Recent Research & Development for Aluminum

  • Facile and environmentally friendly solution-processed aluminum oxide dielectric for low-temperature, high-performance oxide thin-film transistors. Wangying Xu, Han Wang, Fangyan Xie, Jian Chen, Hong Tao Cao, and Jianbin Xu. ACS Appl. Mater. Interfaces: February 13, 2015
  • Effect of the Polymer Concentration on the Rayleigh-Instability-Type Transformation in Polymer Thin Films Coated in the Nanopores of Anodic Aluminum Oxide Templates. Chia-Chan Tsai and Jiun-Tai Chen. Langmuir: February 5, 2015
  • Structural Origin of Unusual CO2 Adsorption Behavior of a Small-Pore Aluminum Bisphosphonate MOF. Philip L. Llewellyn, Miquel Garcia-Rates, Lucia Gaberová, Stuart R. Miller, Thomas Devic, Jean-Claude Lavalley, Sandrine Bourrelly, Emily Bloch, Yaroslav Filinchuk, Paul A. Wright, Christian Serre, Alexandre Vimont, and Guillaume Maurin. J. Phys. Chem. C: February 4, 2015
  • Engineered Therapeutic-Releasing Nanoporous Anodic Alumina-Aluminum Wires with Extended Release of Therapeutics. Cheryl Suwen Law, Abel Santos, Tushar Kumeria, and Dusan Losic. ACS Appl. Mater. Interfaces: January 27, 2015
  • Proton and Aluminum Binding Properties of Organic Acids in Surface Waters of the Northeastern U.S.. Habibollah Fakhraei and Charles T. Driscoll. Environ. Sci. Technol.: January 27, 2015
  • Anchoring and Bending of Pentacene on Aluminum. Anu Baby, Guido Fratesi, Shital R. Vaidya, Laerte L. Patera, Cristina Africh, Luca Floreano, and Gianpaolo Brivio. J. Phys. Chem. C: January 27, 2015
  • Insertion of Benzonitrile into Al–N and Ga–N Bonds: Formation of Fused Carbatriaza-Gallanes/Alanes and Their Subsequent Synthesis from Amidines and Trimethyl-Gallium/Aluminum. K. Maheswari, A. Ramakrishna Rao, and N. Dastagiri Reddy. Inorg. Chem.: January 26, 2015
  • Mild Dehydrogenation of Ammonia Borane Complexed with Aluminum Borohydride. Iurii Dovgaliuk, Cécile S. Le Duff, Koen Robeyns, Michel Devillers, and Yaroslav Filinchuk. Chem. Mater.: January 15, 2015
  • The Formation Mechanism of 3D Porous Anodized Aluminum Oxide Templates from an Aluminum Film with Copper Impurities. Johannes Vanpaemel, Alaa M. Abd-Elnaiem, Stefan De Gendt, and Philippe M. Vereecken. J. Phys. Chem. C: January 7, 2015
  • Hydrothermal Synthesis and Characterization of Aluminum-Free Mn- Zeolite: A Catalyst for Phenol Hydroxylation. Zhen He, Juan Wu, Bingying Gao, and Hongyun He. ACS Appl. Mater. Interfaces: January 3, 2015

Recent Research & Development for Nickel

  • Association Model for Nickel and Vanadium with Asphaltene during Solvent Deasphalting. Chuanbo Yu, Linzhou Zhang, Xiuying Guo, Zhiming Xu, Xuewen Sun, Chunming Xu, and Suoqi Zhao. Energy Fuels: February 12, 2015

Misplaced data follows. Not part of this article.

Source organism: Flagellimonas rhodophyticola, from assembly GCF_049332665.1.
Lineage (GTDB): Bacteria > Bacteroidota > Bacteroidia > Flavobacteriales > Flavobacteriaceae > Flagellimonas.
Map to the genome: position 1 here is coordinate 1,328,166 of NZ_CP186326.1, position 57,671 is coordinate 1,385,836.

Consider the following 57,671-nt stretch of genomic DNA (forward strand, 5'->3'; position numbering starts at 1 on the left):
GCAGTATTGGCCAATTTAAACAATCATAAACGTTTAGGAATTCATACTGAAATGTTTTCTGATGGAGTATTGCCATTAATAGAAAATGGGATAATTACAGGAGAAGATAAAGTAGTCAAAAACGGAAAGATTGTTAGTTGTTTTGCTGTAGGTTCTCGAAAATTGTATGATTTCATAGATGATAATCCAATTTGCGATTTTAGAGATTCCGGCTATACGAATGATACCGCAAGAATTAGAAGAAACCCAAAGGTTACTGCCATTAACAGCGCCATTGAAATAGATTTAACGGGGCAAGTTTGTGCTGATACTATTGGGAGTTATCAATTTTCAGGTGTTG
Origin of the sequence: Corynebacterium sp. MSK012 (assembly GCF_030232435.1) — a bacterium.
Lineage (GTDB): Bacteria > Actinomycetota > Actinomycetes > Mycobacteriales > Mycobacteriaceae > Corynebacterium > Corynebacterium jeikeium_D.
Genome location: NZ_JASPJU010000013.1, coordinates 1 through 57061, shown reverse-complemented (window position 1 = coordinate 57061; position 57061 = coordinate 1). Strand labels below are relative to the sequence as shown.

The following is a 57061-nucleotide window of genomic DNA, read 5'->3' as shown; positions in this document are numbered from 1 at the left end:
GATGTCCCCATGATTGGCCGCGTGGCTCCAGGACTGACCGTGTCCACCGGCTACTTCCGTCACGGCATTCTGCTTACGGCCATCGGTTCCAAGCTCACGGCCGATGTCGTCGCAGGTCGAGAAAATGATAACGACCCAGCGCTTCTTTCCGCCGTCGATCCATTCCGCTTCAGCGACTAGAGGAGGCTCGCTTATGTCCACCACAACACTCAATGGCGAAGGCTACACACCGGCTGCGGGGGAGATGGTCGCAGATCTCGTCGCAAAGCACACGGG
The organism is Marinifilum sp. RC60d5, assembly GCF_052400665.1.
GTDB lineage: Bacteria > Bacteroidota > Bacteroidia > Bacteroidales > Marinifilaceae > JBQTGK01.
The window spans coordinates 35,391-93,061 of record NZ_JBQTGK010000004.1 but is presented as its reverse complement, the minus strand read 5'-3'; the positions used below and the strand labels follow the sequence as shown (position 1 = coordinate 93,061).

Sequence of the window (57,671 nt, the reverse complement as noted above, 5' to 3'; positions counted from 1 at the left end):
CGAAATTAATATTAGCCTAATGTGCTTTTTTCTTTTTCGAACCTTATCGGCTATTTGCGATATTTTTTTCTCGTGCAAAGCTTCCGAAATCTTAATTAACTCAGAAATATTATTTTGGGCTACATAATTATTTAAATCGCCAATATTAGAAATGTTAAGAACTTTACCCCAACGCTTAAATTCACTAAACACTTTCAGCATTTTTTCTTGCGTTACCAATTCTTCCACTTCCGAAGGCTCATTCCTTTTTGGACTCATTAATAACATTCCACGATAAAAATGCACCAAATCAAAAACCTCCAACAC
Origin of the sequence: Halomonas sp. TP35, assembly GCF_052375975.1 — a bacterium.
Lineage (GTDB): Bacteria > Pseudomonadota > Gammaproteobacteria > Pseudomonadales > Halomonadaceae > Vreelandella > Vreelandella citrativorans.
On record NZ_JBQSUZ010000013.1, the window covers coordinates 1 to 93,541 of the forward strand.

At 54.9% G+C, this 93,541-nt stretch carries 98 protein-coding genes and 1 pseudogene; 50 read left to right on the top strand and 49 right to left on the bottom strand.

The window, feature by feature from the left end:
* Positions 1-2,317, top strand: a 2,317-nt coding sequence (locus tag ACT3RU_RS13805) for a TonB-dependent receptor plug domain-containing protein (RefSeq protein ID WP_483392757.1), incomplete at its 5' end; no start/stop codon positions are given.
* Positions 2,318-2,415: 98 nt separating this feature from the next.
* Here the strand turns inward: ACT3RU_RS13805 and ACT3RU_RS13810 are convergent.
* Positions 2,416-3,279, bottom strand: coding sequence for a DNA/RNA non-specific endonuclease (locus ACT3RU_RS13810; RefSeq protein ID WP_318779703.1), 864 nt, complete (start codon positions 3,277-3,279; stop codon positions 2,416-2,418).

• Coke Minimization during Conversion of Biogas to Syngas by Bimetallic Tungsten-Nickel Incorporated Mesoporous Alumina Synthesized by the One-Pot Route. Huseyin Arbag, Sena Yasyerli, Nail Yasyerli, Gulsen Dogu, Timur Dogu, Ilja Gasan Osojnik Crnivec, and Albin Pintar. Ind. Eng. Chem. Res.: February 12, 2015
  • Cleavage of lignin-derived 4-O-5 aryl ethers over nickel nanoparticles supported on niobic acid-activated carbon composites. Shaohua Jin, Zihui Xiao, Xiao Chen, Lei Wang, Jin Guo, Miao Zhang, and Changhai Liang. Ind. Eng. Chem. Res.: February 10, 2015
  • Visible Light Mediated Cyclization of Tertiary Anilines with Maleimides Using Nickel(II) Oxide Surface-Modified Titanium Dioxide Catalyst. Jian Tang, Günter Grampp, Yun Liu, Bing-Xiang Wang, Fei-Fei Tao, Li-Jun Wang, Xue-Zheng Liang, Hui-Quan Xiao, and Yong-Miao Shen. J. Org. Chem.: February 2, 2015
  • Enhancement of Nitrite and Nitrate Electrocatalytic Reduction through the Employment of Self-Assembled Layers of Nickel- and Copper-Substituted Crown-Type Heteropolyanions. Shahzad Imar, Chiara Maccato, Calum Dickinson, et. al. Langmuir: February 2, 2015
  • Selective N-Methylation of Aliphatic Amines with CO2 and Hydrosilanes Using Nickel-Phosphine Catalysts. Lucero González-Sebastián, Marcos Flores-Alamo, and Juventino J. García. Organometallics: January 30, 2015
  • Structural and Chemical Evolution of Amorphous Nickel Iron Complex Hydroxide upon Lithiation/Delithiation. Kai-Yang Niu, Feng Lin, Liang Fang, Dennis Nordlund, Runzhe Tao, Tsu-Chien Weng, Marca Doeff, and Haimei Zheng. Chem. Mater.: January 27, 2015
  • Ab Initio Molecular Dynamics Simulation of Ethylene Reaction on Nickel (111) Surface. Rizal Arifin, Yasushi Shibuta, Kohei Shimamura, Fuyuki Shimojo, and Shu Yamaguchi. J. Phys. Chem. C: January 23, 2015
  • Synthesis, Structure, and Solution Dynamic Behavior of Nickel Complexes Bearing a 1,3-Diallyl-Substituted NHC Ligand. Agata Wodarska, Andrzej Kozio, Maciej Dranka, Adam Gryff-Keller, Przemysaw Szczeciski, Jakub Jurkowski, and Antoni Pietrzykowski. Organometallics: January 22, 2015
  • Synthesis and Characterization of Ferrocene-Chelating Heteroscorpionate Complexes of Nickel(II) and Zinc(II). Mark Abubekerov and Paula L. Diaconescu. Inorg. Chem.: January 21, 2015